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Death Toll Rises in Sinopec Oil Pipeline Fire in China

Nov. 23 (Bloomberg) -- An explosion and fire yesterday at a pipeline belonging to China Petroleum & Chemical Corp., Asia’s largest refiner, killed at least 47 people and leaked oil into the sea in the nation’s deadliest spillage since at least 2005.

The incident, which occurred at 10:30 a.m. yesterday at the Huangdao district in the eastern city of Qingdao, also sent 136 to nearby hospitals, the Qingdao government said today. Sinopec, as China Petroleum is known, said it was still investigating the cause of the blast, which happened as crude oil leaked from a 27-year-old pipeline into Qingdao’s municipal rainwater pipe network. The death toll was reported by the Xinhua News Agency.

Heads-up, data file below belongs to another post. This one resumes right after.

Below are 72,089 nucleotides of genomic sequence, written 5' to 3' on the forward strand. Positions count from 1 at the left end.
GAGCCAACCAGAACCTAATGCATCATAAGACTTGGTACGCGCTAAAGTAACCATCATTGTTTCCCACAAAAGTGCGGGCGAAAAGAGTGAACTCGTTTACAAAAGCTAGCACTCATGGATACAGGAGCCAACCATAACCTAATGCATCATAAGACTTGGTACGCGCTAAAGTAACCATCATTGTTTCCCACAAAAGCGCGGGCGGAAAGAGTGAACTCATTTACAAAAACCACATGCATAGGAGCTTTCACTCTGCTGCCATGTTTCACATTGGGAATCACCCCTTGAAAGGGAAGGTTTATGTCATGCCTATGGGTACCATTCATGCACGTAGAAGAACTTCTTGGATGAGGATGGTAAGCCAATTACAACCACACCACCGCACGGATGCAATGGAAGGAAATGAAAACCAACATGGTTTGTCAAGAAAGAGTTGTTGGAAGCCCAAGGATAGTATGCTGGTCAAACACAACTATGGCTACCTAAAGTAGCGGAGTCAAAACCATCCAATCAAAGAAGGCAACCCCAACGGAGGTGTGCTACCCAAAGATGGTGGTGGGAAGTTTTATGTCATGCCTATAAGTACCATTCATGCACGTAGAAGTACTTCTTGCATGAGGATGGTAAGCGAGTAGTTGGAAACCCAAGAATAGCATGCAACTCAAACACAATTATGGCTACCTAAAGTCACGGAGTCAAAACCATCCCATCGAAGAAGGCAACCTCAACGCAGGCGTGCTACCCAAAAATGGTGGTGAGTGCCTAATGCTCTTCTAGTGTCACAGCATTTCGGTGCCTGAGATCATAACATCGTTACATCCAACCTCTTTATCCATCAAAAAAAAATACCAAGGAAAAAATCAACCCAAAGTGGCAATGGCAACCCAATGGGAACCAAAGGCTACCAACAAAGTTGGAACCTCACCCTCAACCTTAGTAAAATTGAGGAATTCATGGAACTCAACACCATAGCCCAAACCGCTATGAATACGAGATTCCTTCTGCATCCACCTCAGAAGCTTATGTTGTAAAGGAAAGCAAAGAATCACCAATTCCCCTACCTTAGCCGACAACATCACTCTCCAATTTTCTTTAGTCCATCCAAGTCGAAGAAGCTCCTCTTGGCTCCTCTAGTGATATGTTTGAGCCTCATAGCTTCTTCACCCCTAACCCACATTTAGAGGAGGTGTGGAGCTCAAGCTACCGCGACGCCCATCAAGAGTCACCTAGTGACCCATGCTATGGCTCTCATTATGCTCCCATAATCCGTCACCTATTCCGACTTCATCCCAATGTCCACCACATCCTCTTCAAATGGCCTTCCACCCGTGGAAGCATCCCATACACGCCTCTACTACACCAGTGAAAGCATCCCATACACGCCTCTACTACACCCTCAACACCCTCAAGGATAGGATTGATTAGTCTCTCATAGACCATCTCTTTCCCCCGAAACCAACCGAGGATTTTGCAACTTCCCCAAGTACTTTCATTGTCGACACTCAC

Industrial accidents have become part of life in the world’s second-largest economy. More than 27,700 people were killed or went missing at workplaces in the first half of this year, according to the State Administration of Work Safety. In the rush to build infrastructure to serve China’s growing cities, corners have been cut, resulting in bridges collapsing and a crash of two high-speed trains in 2011.

“The Sinopec pipeline explosion will surely see a prolonged investigation and a safety review with the short-term impact for the firm also dependent on how quickly the oil giant cleans up the leak,” said Andrey Kryuchenkov, an analyst at VTB Capital in London. “The ever-growing refining capacity and oil infrastructure in China had certainly seen a rising number of incidents, and safety standards will be reviewed.”